Sadly one of the repercussions of their decision was I was hit with a tsunami of shame and embarrassment. I have never been ashamed of my condition, at the time of the diagnosis I was actually relieved. Naming the horror meant others had it and it could be treated. I worked hard to make sure I learned to handle it. Years of therapy and medication has paid off and I am stable as the Rockies. But here I am ashamed and scared. I am scared that others will use this as an excuse not to let me pet sit or let me do something else that means the world to me. If I have been discriminated against in the past because of my condition I didn’t know about it. Gawd, how do people deal with this every day? Especially when they are trying to move down the road to recovery? At least I’m strong enough that this isn’t going to crush me but I think back to when I was just starting to learn to deal with it and I wonder if I would have made it if I had to face discrimination too.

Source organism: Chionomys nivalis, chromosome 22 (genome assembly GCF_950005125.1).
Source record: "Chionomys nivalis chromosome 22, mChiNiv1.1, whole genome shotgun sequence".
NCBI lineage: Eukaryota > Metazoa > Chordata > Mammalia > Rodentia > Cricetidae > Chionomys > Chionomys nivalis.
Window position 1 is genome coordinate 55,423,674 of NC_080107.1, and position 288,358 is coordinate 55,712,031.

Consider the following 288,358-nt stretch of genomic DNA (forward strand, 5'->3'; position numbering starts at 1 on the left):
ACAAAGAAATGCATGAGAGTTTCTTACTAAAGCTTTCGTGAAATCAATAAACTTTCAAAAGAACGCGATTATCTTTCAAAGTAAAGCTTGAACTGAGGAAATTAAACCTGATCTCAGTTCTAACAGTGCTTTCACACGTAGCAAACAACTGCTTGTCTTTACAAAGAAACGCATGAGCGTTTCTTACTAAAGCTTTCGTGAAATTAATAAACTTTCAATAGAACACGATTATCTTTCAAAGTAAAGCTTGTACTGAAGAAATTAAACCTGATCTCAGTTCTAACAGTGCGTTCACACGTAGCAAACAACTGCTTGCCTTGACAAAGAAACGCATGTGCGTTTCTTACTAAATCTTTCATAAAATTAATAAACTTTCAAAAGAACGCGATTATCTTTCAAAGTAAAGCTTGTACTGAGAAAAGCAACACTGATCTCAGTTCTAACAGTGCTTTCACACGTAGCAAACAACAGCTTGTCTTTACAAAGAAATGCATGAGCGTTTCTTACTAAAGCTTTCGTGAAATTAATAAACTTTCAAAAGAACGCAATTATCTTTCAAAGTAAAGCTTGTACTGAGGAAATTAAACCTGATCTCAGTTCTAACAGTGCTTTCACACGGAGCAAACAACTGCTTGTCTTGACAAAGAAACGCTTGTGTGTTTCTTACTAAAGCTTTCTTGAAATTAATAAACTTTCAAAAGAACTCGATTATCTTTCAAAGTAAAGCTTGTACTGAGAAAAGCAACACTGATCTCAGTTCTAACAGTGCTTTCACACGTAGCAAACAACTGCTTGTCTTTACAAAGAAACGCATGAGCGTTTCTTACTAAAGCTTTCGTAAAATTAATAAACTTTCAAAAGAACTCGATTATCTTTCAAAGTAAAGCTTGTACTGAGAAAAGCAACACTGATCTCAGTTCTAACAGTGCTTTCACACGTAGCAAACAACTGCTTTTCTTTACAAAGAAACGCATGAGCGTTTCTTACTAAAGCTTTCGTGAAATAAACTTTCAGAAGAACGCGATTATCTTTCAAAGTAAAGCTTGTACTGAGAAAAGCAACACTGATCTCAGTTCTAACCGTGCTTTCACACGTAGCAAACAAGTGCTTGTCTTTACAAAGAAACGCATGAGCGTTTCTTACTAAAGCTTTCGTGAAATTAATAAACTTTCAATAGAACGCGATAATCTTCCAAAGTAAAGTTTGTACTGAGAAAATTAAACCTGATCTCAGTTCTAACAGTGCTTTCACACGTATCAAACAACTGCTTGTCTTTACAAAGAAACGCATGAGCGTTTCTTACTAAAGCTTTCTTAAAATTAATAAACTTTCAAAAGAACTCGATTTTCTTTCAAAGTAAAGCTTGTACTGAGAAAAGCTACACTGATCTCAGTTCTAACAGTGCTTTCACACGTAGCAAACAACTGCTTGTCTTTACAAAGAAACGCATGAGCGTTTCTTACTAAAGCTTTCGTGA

I decided I had to write about it because I believe the only way to deal with shame is to drag it out of the shadows and the closet and share and shine light on it, to face it and say NO! I am not shame-full, I am not a monster. If anyone should be ashamed it is the person that rejected me for no good reason.

I am proud to say that it didn’t take me long before I got some perspective and was grateful that I have choices, that no one died or the hundred other things that is so much worse than being denied an experience, albeit an amazing one. Still my heart hurts and I am dealing with this shame thing. People have put up with me yammering on and on about going on a cargo ship for years and now I have to face them and admit it isn’t going to happen, it may never happen. (ouch ouch ouch). But I will survive and thrive.

I’m flying to Singapore on Sunday and I’ll spend those 23 days licking my wounds in Bali. When I put it that way it lightens my spirit considerably. I am well aware of how lucky I am!

But I’m still sad, really really sad.